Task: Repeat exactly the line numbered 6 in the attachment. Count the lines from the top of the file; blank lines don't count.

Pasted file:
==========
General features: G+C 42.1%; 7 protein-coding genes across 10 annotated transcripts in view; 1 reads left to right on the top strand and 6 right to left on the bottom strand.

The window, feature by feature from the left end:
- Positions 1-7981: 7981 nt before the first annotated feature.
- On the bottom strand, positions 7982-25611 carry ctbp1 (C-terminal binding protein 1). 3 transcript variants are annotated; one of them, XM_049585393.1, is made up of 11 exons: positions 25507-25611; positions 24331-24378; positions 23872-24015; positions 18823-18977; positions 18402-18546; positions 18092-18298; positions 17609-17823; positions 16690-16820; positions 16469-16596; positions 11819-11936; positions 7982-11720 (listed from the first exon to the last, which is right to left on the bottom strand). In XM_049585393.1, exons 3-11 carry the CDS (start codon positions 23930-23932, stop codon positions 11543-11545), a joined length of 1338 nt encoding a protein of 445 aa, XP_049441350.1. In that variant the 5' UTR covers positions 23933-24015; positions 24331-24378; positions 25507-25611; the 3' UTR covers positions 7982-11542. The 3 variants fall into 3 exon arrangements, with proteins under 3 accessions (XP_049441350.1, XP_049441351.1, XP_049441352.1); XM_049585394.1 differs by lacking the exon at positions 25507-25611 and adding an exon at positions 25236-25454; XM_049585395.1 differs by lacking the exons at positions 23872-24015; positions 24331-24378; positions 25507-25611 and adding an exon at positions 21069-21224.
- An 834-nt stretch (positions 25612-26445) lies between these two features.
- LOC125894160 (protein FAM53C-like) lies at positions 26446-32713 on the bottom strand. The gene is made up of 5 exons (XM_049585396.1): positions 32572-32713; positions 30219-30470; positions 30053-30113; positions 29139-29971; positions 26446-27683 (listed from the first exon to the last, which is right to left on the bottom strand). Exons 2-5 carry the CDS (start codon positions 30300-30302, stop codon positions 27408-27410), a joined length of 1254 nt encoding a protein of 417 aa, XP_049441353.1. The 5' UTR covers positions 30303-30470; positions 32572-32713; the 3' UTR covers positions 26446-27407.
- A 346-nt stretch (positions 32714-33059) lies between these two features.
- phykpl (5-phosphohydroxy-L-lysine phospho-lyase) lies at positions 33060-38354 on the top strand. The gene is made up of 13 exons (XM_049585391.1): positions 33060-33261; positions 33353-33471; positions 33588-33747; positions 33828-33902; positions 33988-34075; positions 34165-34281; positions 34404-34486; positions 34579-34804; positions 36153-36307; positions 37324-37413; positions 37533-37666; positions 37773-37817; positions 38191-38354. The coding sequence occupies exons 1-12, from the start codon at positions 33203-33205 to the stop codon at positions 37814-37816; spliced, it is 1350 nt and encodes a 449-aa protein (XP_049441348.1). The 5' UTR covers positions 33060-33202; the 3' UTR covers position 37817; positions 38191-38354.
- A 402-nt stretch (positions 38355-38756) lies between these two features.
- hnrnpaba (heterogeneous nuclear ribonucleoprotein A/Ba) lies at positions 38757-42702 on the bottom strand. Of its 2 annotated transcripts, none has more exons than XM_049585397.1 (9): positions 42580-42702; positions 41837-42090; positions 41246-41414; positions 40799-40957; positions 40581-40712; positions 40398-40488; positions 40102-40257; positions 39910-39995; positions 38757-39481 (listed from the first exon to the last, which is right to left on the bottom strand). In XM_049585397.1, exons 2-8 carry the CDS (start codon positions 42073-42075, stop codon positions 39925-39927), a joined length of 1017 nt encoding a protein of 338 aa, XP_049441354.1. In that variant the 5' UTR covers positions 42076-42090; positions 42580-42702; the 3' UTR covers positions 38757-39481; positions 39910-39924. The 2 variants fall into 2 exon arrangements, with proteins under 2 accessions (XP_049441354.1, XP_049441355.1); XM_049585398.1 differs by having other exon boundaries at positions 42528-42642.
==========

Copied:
- LOC125894160 (protein FAM53C-like) lies at positions 26446-32713 on the bottom strand. The gene is made up of 5 exons (XM_049585396.1): positions 32572-32713; positions 30219-30470; positions 30053-30113; positions 29139-29971; positions 26446-27683 (listed from the first exon to the last, which is right to left on the bottom strand). Exons 2-5 carry the CDS (start codon positions 30300-30302, stop codon positions 27408-27410), a joined length of 1254 nt encoding a protein of 417 aa, XP_049441353.1. The 5' UTR covers positions 30303-30470; positions 32572-32713; the 3' UTR covers positions 26446-27407.